Don’t Wash Your Baby’s Hair Every Day
Washing your baby’s hair every day could pull it out as well. Your little one’s hair doesn’t build up oil as fast as yours does, so there’s no reason to wash it daily.
When you do wash, It’s important to be gentle on their hair, including what you’re washing it with and how you’re washing it. That brings us to our next point.
Use A Gentle Shampoo
Speaking of being gentle, your little one needs a gentle shampoo and wash that will work with and for their skin, not against it. Since your baby’s hair is different from yours, you can actually use their baby wash for their skin and hair, too.
For example, our plant-based Moisturizing Baby Shampoo & Wash cleanses, soothes, and nourishes your baby’s hair and skin. Made with calendula oil, it helps calm your little one’s scalp if they have cradle cap or dry patches as well.
We also recommend our gentle Moisturizing Conditioner for sensitive hair and scalp. Even better, you can use it, too—it’s not just for your little one!
Avoid Using A Comb
If you’re noticing a trend here, a lot of ways you take care of your baby’s hair have to do with avoiding things that could pull and break it. This includes the type of brush you use.
For example, a comb could pull and cause tangles in your little one’s hair. Instead, use a soft-bristled brush after bath time and in-between washes.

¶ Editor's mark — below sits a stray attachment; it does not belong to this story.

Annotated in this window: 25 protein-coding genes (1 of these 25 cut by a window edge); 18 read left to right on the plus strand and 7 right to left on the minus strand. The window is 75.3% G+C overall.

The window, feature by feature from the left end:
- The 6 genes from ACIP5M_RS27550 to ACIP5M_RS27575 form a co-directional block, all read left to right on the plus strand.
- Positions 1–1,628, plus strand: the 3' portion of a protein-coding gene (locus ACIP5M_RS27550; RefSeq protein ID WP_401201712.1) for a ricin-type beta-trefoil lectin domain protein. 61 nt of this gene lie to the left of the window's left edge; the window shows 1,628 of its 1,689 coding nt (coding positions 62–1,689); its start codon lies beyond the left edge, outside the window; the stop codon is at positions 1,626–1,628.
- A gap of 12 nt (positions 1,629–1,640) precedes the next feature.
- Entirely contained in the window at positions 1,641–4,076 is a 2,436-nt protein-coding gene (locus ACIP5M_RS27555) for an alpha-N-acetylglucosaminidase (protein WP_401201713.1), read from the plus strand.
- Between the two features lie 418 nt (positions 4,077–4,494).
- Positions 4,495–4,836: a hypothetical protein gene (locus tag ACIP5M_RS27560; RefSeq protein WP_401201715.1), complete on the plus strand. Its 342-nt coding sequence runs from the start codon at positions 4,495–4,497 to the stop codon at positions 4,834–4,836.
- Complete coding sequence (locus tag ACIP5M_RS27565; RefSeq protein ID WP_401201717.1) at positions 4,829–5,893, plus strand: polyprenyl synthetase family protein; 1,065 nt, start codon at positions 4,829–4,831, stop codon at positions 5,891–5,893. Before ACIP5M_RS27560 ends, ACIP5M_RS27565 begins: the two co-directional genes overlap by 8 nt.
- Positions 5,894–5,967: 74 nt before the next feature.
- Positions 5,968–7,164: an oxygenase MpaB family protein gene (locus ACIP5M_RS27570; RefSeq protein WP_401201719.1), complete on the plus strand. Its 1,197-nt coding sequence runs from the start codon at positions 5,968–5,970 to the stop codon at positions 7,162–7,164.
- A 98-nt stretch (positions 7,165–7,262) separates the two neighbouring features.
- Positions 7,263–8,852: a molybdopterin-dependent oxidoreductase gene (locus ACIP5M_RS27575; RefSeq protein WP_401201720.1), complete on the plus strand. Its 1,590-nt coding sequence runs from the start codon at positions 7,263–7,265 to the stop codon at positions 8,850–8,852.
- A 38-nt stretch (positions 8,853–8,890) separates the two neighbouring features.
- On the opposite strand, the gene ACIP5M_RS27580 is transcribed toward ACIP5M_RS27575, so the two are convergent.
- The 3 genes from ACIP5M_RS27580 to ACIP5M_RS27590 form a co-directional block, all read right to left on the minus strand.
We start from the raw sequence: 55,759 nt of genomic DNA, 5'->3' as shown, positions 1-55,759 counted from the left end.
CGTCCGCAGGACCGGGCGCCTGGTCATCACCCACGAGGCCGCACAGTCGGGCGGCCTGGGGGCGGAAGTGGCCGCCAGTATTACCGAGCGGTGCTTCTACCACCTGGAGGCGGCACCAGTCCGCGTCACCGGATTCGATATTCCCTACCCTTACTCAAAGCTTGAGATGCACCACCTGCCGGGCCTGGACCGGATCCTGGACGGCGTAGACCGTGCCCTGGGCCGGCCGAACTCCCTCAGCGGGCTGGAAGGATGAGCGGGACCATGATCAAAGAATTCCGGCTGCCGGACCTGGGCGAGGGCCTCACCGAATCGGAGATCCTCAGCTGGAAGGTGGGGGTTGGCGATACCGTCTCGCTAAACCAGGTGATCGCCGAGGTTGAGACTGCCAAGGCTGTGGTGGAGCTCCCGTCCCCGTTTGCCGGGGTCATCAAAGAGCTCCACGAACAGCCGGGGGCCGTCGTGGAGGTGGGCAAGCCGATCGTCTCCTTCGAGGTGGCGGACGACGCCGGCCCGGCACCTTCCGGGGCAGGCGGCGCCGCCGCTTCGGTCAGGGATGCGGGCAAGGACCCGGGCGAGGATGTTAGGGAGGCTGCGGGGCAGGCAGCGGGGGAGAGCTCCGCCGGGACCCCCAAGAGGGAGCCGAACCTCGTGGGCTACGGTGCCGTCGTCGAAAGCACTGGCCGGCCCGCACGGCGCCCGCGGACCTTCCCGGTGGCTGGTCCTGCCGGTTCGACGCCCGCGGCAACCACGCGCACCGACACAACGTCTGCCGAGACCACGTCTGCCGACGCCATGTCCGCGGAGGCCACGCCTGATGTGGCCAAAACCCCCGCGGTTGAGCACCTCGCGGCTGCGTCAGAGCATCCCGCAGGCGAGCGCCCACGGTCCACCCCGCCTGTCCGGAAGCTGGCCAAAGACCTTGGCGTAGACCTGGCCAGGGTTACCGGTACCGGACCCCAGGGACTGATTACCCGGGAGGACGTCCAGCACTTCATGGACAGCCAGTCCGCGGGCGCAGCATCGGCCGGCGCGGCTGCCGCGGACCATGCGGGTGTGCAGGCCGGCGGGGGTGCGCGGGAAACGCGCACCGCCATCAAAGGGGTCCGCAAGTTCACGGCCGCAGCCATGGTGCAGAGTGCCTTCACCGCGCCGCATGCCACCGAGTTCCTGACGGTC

Gently Caring For Your Little One’s Locks
Your baby’s hair is very delicate, so it should be treated with care. From curly to thick to bald, it’s all normal! There’s no one-size-fits-all when it comes to the texture and color of baby hair.
All little ones go through some sort of hair loss after birth as well. And you may also deal with cradle cap along the way, which can be treated at home with the right products.
Whether your baby is bald or has a head full of hair, it’s important to gently care for your little one’s locks. Start by giving your baby plenty of tummy time during the day because they’re spending a lot of time on their back at night.
Next, be mindful of what you’re using on their hair, like headbands and hair bows, and use a soft-bristled brush instead of a comb. There’s also no need to wash your little one’s hair every day, but when you do wash it, use a gentle shampoo.
Our sulfate-free hair care for the entire family will give your baby’s scalp the attention and care it deserves.
Choose your favorite one, and start caring for your little one’s locks today!